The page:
Tips for driving with children in the car
Friday 9th April 2021
Looking to embark on a long journey with the kids, but unsure how to a) keep them entertained; b) how to establish ground rules; and c) adhere to child car seat laws? That’s where our guide comes in. Providing you with tips for driving with children in the car, as well as detailed advice on child car seat safety laws, you can relax in the knowledge of being thoroughly prepared for your next car journey with the whole family.
Driving with children
Child car seat laws
According to the UK law, all children need to use a child car seat until they are 12 years old or 135cm tall, whichever comes first – unless they fall under the exceptions rule (more on that later!). At this point, they can graduate to a standard adult seat belt. However, it’s important to note that the car seat which you choose can be dependent on either height or weight:
Based on height
Seats based on height are known as ‘i-Size’ seats, and they must be rear-facing until the child is over 15 months old. At this point, they will be able to use a forward-facing child car seat. It’s important to ensure that the seat is suitable for the height of your child, so make a note how tall your child is before you go shopping!
Based on weight
You can also choose your child’s car seat based on their weight, which gives you a few options to choose from.
- 0kg to 10kg: Lie-flat or ‘lateral’ baby carrier, rear-facing baby carrier, or rear-facing baby seat using a harness
- 0kg to 13kg: Rear-facing baby carrier or rear-facing baby seat using a harness
- 9kg to 18kg: Rear or forward-facing baby seat using a harness or safety shield
- 15kg to 25kg: Rear or forward-facing child car seat (high-backed booster seat or booster cushion) using a seat belt, harness or safety shield
- 22kg to 36kg: Rear or forward-facing child car seat (high-backed booster seat or booster cushion) using a seat belt, harness or safety shield
What are the exceptions to child car seat laws?
- Travelling by taxi – if you are not provided with a car seat, the child can go without one, as long as they sit in the back. If they are aged 3 and above, they must use an adult seat belt.
- Travelling by coach – again, if a car seat is not provided, the children can travel without.
- Unexpected travel – sometimes, unexpected travel arises – meaning you need to travel an ‘unexpected, necessary or short distance’. In this instance, the child (if they are over 3), can use an adult seat belt instead.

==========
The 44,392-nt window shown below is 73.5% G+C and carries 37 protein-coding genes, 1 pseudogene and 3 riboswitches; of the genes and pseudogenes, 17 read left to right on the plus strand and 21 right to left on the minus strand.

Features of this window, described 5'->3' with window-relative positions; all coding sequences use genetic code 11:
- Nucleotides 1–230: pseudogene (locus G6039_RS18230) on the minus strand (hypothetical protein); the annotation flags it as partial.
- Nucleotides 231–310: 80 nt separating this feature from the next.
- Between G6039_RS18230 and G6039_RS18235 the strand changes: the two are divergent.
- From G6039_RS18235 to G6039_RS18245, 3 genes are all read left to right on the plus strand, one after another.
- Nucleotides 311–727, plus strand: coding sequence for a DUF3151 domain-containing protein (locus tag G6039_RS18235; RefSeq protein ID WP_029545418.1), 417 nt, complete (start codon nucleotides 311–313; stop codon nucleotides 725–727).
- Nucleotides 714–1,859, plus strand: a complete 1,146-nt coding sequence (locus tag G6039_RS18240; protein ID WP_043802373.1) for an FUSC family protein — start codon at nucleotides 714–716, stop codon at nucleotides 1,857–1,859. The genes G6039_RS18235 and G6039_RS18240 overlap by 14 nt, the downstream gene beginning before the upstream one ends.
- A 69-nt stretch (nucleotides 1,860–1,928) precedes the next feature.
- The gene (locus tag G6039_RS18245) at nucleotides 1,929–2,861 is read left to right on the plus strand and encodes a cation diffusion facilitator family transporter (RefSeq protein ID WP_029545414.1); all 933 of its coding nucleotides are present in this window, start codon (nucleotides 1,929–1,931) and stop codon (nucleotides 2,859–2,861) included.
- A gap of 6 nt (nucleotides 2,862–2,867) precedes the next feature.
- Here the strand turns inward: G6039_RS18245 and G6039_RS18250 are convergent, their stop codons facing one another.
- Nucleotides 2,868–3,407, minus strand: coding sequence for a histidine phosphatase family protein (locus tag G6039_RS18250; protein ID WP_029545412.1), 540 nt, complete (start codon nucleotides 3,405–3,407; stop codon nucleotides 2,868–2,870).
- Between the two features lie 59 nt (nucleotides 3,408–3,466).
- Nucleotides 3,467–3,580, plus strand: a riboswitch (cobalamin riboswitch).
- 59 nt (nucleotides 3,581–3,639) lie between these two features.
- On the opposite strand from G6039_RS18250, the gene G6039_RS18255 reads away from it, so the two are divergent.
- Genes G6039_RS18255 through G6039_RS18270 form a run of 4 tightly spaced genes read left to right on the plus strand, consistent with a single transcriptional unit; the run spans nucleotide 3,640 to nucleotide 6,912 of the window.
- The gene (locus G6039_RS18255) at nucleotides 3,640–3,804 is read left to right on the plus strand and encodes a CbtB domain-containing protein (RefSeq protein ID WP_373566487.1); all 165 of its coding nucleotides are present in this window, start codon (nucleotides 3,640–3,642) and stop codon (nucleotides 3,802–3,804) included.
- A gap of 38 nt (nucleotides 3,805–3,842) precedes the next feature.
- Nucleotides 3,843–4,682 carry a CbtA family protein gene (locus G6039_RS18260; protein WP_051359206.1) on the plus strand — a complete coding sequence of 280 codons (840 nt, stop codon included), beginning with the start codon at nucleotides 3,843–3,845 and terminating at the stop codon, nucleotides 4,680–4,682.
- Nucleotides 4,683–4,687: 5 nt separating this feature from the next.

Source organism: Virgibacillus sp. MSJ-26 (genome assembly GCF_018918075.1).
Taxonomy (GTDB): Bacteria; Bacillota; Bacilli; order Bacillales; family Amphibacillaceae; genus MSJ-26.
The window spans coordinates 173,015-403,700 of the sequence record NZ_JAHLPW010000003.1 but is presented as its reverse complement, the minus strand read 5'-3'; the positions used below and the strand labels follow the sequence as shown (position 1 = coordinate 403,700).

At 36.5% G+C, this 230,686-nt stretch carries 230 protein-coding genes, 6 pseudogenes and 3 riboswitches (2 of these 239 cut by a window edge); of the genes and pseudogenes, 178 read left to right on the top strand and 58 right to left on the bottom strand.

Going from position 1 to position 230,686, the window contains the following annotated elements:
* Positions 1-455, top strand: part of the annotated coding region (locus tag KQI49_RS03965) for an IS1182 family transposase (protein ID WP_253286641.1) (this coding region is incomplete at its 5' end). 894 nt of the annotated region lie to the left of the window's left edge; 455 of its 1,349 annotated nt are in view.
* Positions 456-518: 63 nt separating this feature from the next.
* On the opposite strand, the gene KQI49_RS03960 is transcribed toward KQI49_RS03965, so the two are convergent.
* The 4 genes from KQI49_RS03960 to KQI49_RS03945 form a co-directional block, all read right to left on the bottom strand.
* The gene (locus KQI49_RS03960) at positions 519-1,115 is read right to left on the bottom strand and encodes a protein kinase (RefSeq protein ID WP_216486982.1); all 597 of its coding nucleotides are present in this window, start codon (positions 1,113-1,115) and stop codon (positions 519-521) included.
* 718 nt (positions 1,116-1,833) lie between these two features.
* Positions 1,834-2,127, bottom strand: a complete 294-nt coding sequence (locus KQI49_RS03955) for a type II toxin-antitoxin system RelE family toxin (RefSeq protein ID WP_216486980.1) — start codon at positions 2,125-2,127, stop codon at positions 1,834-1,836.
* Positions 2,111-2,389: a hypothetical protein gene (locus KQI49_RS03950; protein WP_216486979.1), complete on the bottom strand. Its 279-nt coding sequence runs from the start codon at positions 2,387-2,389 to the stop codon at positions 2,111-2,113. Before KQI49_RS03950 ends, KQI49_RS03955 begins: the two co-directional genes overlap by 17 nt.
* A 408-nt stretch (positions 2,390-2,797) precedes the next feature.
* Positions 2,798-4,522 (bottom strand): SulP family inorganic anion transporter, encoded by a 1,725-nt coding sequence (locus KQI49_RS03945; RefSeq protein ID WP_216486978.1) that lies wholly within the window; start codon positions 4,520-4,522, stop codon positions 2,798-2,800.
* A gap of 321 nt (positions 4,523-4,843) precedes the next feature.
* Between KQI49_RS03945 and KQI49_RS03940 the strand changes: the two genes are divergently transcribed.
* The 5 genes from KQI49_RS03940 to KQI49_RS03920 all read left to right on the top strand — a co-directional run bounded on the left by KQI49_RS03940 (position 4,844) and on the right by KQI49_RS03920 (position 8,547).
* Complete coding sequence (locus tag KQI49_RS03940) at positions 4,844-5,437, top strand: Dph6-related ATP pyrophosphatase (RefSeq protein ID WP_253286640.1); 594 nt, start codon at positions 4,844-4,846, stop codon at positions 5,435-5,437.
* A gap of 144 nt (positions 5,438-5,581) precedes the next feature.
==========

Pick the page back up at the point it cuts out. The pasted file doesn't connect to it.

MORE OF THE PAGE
- Fitting in 3 car seats – if you don’t have the room in the back to fit in a third car seat for a child, in this case, you are allowed to use it in the front instead.
General tips for driving with children in the car
Now we’ve ensured that the seat is correct for your child, and it’s fitted properly, there are some more generic top tips for driving with children to take note of!
- Ensure your vehicle is safe – before you head off, make sure your car is prepared for the long journey. This includes checking elements such as tyres, lights, brakes, fluid levels and emergency equipment. One of the best ways to do this is to book your vehicle in for an interim car service before your journey.
- Prepare for the journey – snacks, drinks, games – the lot! Ensure you’re thoroughly prepared for your journey from not only a personal standpoint, but a safety aspect – carrying items such as a spare tyre, jump cables, a tyre jack, blankets and a torch.
- Ground rules – ensuring that the kids know that shouting, throwing things and being generally boisterous is not allowed in the car, and highlight the dangers to them of doing this while you’re driving.
- Take plenty of breaks – make time for breaks during the journey, and make sure the children know when the breaks are coming up. This way, they can bear that in mind if they need the toilet/want to stretch their legs.
- Leave at the right time – if you’re concerned about the kids making a fuss during the journey, heading off early morning may help control that – as they could be sleepy enough to stay still for a longer period of time.
- Entertainment – ensure the little ones have enough entertainment to last them the journey. This could include colouring books, screens such as tablets or iPads, or books. However, it’s important to encourage them to look up and out the window as often as they can to prevent car sickness.
- Car games – when their own means of entertainment tires them out, be prepared for some fun car games – such as ‘I spy’ and ‘road trip bingo’!
- Always carry a plastic bag! – travel sickness is common for young children on long journeys, especially when sitting in the back of the car. Top tip: ensure your plastic bag doesn’t have any holes in before it’s used!
Ensure your car is child-ready by booking in for your annual or six-monthly service now at Formula One Autocentres. For more help and advice on driving with children, get in touch with our team of experts now.